A 2D (two-dimensional) barcode is a graphical image that stores information both horizontally – as one-dimensional bar codes do – and vertically. As a result of that construction, 2D codes can store up to 7,089 characters, significantly greater storage than is possible with the 20-character capacity of a unidimensional barcode.
Abbreviation for the European Agreement concerning the International Carriage of Dangerous Goods by Road (franc. Accord européen relatif au transport international des marchandises dangereuses par route), which defines in detail how and under what special conditions dangerous goods, such as hazardous chemicals, hazardous waste, must be stored.
Article master data
In warehouse management, master data about the goods refers to the core information that is used to manage and track the quantities, locations, and movements of goods within the warehouse. This can include information such as:
- Product identifier: A unique identifier, such as a barcode or GS1 code, that is used to uniquely identify the product.
- Product name: The name or description of the product.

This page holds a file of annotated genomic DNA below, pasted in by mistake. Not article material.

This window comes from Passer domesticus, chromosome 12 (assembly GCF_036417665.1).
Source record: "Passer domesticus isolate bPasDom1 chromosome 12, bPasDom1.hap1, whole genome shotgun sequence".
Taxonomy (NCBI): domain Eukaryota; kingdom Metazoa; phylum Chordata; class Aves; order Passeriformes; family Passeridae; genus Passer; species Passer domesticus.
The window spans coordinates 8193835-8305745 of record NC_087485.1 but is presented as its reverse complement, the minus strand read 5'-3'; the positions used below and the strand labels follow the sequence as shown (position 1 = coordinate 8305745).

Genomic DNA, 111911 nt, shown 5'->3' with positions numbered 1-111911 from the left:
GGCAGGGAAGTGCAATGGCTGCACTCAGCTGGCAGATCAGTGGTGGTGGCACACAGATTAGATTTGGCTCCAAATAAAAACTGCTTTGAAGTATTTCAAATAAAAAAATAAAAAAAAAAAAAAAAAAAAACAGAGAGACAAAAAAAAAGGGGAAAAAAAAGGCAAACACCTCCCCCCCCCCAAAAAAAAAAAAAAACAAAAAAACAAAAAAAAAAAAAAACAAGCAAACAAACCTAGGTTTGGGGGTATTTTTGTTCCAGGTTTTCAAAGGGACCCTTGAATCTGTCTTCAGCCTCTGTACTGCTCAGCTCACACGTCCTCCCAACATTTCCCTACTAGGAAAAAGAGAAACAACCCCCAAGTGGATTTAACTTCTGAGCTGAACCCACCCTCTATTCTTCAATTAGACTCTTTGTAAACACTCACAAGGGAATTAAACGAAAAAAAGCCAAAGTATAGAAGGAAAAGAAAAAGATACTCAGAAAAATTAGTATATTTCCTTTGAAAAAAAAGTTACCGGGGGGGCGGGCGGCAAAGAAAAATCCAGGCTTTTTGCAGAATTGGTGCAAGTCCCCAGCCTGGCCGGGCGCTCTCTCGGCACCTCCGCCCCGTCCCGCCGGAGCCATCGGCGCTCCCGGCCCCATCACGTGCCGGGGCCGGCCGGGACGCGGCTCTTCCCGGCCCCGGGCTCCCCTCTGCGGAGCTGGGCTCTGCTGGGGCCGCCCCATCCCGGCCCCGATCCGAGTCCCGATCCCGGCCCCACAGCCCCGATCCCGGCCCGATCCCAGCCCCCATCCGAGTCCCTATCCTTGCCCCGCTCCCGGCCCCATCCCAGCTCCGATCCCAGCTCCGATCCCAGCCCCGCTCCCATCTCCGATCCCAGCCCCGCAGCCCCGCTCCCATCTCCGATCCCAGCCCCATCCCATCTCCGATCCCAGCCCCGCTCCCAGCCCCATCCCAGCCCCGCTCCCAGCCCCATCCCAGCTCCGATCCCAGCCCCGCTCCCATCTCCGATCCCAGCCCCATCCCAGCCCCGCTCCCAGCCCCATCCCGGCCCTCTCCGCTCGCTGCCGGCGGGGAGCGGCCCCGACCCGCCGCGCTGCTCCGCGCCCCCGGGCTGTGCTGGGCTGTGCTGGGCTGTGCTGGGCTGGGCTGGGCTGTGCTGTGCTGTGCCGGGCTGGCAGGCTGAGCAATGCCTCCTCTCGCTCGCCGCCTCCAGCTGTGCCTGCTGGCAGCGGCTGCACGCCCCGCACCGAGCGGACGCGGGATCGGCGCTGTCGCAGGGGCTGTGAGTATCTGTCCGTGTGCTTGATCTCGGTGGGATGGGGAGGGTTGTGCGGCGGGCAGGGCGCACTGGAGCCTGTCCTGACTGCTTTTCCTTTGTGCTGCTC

- Product specifications: Information about the physical characteristics of the product, such as size, weight, and dimensions.
- Product category: The product’s classification, such as its type, brand, or model.
- Product supplier: The company or individual that supplies the product.
- Product expiration date: The date on which the product is no longer fit for sale or use, if applicable.
- Product storage requirements: Any special requirements for storing the product, such as required temperature or humidity levels.
Refers to the use of technology to perform tasks without human intervention. In the context of warehouse management, automation can include using machines to move and sort items, using robotic arms to pick and pack orders, or using sensors, scanners and software to track and monitor inventory. Automation can help improve efficiency, accuracy, and safety in a warehouse.